North Korea’s Accessibility to Nuclear Weapons

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There has been major tension between the US and North Korea since the Cold War, however it’s recently been escalating further. For over 50 years we have been in a silent war, because of the US involvement in the Korean War.
North Korea has been issuing daily threats towards us and South Korea. “In one of the boldest warnings, the North said it could carry out pre-emptive nuclear strikes against the United States,” The New York Times said.
Although it is likely they have these weapons, it is unlikely these threats will be played out unless provoked. If they were played out it is said by many analysts that they will not be able to reach the United States mainland.
Recently, North Korea has been testing their nuclear missiles in order to produce long-range missiles. “A recent assessment by the Pentagon’s Defense Intelligence Agency has concluded with “moderate confidence” that the North now knows how to make a nuclear device small enough to be delivered by a ballistic missile,” said The New York Times.
The big question is, “Why are they doing this?”
“Because the United States led the successful push for sanctions at the United Nations to punish North Korea for its nuclear test in February, its third,” The New York Times said. The North is also threatened by our relationship with the South and our military training with them.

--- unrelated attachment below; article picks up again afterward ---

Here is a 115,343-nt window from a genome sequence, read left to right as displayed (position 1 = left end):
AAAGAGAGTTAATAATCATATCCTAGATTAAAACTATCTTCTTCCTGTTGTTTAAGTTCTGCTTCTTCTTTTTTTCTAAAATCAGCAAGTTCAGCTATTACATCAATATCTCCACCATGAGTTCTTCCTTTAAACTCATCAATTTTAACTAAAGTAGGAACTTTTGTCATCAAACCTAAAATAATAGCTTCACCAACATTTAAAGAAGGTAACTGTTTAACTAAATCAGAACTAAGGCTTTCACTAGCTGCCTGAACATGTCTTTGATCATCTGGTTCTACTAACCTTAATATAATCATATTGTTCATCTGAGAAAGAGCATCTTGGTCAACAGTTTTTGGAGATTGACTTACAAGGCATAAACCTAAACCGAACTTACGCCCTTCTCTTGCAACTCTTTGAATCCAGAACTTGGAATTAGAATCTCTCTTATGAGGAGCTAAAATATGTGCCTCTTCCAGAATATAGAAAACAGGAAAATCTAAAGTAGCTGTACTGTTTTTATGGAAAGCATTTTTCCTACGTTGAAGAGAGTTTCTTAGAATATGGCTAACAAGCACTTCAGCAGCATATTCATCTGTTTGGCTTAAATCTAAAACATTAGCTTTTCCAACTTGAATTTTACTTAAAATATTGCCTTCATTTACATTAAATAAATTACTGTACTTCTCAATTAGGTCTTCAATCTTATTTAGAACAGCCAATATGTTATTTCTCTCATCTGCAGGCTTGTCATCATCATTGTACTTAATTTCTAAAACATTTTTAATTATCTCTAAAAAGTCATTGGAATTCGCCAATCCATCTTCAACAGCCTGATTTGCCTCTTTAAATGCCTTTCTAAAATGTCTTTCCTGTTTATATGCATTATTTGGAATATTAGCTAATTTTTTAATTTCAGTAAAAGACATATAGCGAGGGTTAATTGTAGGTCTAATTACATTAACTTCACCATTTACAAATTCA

The United Nations Security Council has asked North Korea to stop their production of nuclear weapons for the safety of the world and prevention of nuclear war. Many countries signed to a treaty called the Nuclear Nonproliferation Treaty, saying that the production of nuclear weapons is illegal for these said countries. North Korea did in fact sign this treaty but withdrew in 2003.
“On January 10, 2003, North Korea announced that it was withdrawing from the Nuclear Nonproliferation Treaty (NPT), effective immediately, and that its withdrawal from the NPT left it free from the binding force of its Safeguards Agreement with the International Atomic Energy Agency (IAEA),” said the American Society of International Law.
If something is not done soon, North Korea will continue to test them and possibly use them against another nation in the near future.
http://www.nytimes.com/interactive/2013/04/12/world/asia/north-korea-questions.html?_r=0
https://www.asil.org/insights/volume/8/issue/2/north-koreas-withdrawal-nuclear-nonproliferation-treaty

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